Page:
May 14th 2020

Heard a cuckoo twice within the last couple of days as again, but only once, a woodpecker drumming from what sounded like the lower beech wood. Around noon today three buzzards were circling on the thermals above our house. While walking the dog I heard but did not see wrens calling from within thickets along the woodland path.

Bluebells are appearing along the roadside but not in the woodland glades yet. It is very sunny today but cold, 8 degrees centigrade, due to a northwest breeze. Cabbage white butterflies are visiting the garden as well as plenty of bees, bumble bees and what I call bibio or whin flies.

May 18th 2020

A polar/continental air stream has pushed around to the south warming up the breeze, carrying a hint of dampness but still no rain, the sky is grey and the air is fresh. A buzzard wheels above Carrig wood, its tail and wing feathers controlling a circular wide banking movement, scanning the ground below for carrion or prey the great bird emits a plaintive high pitched call.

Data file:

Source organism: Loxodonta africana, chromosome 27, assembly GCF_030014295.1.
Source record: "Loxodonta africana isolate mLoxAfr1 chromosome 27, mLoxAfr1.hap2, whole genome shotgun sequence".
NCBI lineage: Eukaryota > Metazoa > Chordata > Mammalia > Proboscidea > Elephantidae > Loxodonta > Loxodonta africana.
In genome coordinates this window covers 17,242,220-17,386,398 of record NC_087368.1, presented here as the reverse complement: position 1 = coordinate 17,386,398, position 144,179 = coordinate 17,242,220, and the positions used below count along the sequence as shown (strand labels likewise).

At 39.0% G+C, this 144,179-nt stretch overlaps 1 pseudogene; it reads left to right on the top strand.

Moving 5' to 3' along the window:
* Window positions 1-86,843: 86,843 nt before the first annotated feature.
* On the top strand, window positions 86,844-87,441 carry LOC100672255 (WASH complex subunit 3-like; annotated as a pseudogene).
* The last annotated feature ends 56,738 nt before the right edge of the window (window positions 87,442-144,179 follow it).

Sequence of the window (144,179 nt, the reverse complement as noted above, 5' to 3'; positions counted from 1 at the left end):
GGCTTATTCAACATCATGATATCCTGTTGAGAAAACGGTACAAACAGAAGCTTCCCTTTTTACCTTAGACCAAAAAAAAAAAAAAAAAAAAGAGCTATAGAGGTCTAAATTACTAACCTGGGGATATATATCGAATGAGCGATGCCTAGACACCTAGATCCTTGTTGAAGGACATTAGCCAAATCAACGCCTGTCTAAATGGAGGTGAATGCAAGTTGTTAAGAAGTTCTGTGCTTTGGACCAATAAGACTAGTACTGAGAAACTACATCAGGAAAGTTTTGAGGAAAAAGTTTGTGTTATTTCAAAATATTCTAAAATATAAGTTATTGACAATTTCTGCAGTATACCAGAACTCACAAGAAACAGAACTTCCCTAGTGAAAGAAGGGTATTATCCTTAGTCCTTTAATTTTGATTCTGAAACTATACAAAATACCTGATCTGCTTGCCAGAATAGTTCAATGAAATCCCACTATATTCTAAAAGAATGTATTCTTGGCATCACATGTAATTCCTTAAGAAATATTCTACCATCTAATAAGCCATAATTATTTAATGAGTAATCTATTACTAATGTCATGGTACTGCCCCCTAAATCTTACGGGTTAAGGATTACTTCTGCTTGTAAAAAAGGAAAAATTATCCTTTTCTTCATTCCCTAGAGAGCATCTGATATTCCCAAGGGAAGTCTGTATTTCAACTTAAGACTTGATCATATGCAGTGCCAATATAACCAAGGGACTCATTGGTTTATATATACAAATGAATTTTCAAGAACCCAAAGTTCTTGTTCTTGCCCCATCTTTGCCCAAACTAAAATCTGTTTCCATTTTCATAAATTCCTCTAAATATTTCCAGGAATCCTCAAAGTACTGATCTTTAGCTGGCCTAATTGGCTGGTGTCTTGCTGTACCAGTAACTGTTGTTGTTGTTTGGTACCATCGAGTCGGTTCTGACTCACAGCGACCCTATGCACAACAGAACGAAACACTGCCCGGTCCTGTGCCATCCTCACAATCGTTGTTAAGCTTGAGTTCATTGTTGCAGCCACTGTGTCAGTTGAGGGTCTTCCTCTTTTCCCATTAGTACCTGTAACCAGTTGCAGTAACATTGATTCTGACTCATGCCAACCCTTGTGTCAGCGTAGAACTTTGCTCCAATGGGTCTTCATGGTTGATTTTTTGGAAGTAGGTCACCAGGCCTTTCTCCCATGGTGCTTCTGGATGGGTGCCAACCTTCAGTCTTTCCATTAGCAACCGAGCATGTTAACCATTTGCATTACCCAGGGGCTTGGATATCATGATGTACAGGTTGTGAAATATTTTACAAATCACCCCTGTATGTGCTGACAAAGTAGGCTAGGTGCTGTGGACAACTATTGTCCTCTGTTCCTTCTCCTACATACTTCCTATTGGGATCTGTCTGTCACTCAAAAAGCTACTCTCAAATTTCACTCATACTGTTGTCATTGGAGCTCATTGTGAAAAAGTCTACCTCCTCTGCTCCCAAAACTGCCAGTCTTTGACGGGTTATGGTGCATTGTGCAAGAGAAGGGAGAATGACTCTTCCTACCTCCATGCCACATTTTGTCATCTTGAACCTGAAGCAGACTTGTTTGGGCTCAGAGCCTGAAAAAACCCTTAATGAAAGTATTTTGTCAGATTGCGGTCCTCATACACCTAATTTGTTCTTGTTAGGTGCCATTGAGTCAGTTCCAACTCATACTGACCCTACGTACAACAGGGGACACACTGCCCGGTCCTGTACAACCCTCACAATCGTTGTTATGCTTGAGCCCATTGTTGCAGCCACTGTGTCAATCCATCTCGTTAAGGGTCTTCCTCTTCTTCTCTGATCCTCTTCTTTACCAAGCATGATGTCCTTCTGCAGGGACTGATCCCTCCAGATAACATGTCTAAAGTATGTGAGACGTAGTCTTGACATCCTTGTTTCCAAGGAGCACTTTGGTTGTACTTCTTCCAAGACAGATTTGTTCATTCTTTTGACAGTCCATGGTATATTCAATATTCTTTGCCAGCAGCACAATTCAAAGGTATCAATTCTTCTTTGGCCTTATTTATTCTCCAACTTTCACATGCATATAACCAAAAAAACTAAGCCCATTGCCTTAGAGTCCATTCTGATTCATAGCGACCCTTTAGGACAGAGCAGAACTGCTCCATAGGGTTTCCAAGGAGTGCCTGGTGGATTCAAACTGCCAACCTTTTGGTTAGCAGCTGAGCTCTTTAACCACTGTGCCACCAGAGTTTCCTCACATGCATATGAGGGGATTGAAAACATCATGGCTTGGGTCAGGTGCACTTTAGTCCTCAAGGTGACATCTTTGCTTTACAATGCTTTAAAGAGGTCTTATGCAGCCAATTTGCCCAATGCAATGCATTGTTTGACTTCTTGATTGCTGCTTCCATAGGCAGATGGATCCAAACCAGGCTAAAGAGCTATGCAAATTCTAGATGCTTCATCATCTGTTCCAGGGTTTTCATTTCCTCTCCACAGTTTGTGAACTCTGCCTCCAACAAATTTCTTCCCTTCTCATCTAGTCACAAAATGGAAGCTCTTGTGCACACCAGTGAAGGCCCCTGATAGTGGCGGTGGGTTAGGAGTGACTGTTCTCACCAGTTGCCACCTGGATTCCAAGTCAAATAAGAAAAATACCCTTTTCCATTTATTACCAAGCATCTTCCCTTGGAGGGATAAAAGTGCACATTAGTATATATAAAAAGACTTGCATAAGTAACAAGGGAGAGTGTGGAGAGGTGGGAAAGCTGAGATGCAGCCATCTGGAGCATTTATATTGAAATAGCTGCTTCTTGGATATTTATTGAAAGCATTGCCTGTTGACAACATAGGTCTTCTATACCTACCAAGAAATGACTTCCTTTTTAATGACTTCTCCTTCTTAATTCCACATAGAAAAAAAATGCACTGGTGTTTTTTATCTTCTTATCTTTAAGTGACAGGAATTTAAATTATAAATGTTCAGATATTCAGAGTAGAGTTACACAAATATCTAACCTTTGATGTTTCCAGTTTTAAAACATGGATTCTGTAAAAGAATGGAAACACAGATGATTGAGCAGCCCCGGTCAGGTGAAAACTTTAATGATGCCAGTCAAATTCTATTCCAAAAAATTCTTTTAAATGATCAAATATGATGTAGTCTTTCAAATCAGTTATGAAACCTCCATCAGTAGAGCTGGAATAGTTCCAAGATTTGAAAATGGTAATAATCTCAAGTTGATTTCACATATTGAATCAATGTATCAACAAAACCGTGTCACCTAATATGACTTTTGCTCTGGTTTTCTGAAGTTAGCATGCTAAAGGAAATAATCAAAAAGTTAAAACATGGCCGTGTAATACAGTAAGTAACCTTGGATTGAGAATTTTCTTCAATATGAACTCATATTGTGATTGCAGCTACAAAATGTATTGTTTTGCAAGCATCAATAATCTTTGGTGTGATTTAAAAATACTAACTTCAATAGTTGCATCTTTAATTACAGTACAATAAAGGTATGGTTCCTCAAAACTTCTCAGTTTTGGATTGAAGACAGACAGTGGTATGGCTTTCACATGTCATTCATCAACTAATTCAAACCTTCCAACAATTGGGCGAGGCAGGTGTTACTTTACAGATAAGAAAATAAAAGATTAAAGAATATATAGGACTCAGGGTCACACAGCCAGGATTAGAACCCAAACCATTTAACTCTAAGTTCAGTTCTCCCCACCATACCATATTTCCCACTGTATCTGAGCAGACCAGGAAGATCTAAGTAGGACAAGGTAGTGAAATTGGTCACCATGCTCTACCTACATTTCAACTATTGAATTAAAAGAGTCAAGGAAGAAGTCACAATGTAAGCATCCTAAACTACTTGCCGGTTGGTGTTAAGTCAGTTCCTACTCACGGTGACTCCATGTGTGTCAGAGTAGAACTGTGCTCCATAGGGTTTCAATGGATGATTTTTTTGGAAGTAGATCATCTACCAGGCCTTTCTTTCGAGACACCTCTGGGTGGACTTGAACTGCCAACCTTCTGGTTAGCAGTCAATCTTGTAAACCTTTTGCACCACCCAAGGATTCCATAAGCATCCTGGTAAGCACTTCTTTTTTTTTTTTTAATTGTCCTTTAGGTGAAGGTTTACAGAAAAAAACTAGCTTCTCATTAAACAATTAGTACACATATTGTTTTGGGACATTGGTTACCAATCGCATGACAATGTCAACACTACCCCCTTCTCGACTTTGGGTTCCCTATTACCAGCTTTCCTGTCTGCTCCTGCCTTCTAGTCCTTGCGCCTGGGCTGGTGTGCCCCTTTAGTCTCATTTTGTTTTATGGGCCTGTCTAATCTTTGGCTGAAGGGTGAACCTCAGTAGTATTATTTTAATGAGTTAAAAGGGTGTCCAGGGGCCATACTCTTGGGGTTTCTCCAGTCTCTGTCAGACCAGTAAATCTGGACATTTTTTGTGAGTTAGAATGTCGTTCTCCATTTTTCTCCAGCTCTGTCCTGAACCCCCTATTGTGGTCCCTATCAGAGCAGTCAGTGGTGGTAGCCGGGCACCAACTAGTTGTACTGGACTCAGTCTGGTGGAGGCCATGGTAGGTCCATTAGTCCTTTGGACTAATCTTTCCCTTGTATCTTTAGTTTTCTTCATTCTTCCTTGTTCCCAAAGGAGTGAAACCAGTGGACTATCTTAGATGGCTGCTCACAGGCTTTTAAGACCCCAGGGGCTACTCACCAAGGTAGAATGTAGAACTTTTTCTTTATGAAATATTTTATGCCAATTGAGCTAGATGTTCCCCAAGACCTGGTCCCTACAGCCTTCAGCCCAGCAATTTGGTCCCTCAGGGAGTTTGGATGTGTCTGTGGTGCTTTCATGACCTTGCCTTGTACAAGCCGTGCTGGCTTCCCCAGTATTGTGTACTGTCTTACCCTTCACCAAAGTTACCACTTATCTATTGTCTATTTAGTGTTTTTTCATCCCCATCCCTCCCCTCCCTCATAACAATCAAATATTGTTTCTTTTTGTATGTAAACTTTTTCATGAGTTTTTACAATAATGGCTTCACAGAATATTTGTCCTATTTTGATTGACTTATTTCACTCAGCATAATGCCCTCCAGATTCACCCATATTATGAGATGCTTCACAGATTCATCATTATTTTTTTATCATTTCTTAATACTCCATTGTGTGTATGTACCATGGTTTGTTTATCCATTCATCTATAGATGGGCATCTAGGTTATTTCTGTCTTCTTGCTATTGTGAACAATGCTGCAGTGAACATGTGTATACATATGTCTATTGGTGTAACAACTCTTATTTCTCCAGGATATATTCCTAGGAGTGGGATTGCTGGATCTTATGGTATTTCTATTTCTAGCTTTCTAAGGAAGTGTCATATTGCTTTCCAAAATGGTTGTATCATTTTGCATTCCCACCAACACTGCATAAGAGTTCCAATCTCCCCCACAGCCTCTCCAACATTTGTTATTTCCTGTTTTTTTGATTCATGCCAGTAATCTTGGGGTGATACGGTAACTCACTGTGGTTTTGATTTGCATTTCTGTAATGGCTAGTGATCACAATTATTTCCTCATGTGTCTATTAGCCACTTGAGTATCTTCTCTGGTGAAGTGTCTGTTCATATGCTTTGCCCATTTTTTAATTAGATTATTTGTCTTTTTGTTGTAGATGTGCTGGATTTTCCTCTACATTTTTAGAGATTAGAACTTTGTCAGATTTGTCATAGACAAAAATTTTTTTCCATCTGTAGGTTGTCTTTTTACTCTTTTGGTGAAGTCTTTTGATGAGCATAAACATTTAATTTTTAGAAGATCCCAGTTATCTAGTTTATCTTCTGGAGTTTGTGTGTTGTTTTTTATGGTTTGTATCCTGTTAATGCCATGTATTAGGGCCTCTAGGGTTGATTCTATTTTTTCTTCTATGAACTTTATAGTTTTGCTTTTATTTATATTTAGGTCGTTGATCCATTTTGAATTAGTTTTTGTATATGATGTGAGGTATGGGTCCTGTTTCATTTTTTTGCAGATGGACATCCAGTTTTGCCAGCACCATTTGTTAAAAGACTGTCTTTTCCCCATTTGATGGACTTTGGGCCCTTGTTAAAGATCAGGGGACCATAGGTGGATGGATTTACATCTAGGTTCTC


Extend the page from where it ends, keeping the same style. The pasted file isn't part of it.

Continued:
Prompted by the sunny weekend a carpet of bluebells is now emerging on the woodland floor. Mossy and strewn with leaf litter from last Autumn in conjunction with the tree canopy a visual, aural softness envelopes. Beech and oak are the predominant tree species in this section of woodland creating a level of biodiversity in marked contrast to the commercial mono culture that surrounds it.

Sample Oak Leaf

Sample Beech Leaf

May 25th 2020

The red kite, a once common bird of prey became absent within Ireland roughly 200 years ago due to predation from man. In 2011 a partnership between Ireland’s NPWS and the Golden Eagle Trust reintroduced these stunning looking raptors into the Avoca, Co. Wicklow area using stock donated from Wales.

Nine years later the success of the project can be gauged by a regular evening phenomenon whereby red kites flock over the village of Avoca, Co. Wicklow. Last evening was no exception with up to a dozen birds soaring and swooping in the strong southerly wind which pushed up the Avonmore river valley. A wonderful sight which is free for everybody to enjoy…..